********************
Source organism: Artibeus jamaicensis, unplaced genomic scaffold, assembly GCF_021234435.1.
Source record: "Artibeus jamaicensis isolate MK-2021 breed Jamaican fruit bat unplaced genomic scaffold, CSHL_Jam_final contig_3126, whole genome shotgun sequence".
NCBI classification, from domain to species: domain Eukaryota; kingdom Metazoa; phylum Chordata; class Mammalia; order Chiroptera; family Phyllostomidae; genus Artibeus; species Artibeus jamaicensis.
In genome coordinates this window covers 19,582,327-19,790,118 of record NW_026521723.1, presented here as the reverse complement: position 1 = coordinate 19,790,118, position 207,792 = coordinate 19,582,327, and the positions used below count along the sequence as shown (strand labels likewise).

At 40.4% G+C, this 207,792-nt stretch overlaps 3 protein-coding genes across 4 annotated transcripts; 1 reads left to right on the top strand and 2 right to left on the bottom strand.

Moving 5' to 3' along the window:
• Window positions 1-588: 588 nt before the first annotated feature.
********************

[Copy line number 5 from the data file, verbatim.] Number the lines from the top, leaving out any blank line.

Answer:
At 40.4% G+C, this 207,792-nt stretch overlaps 3 protein-coding genes across 4 annotated transcripts; 1 reads left to right on the top strand and 2 right to left on the bottom strand.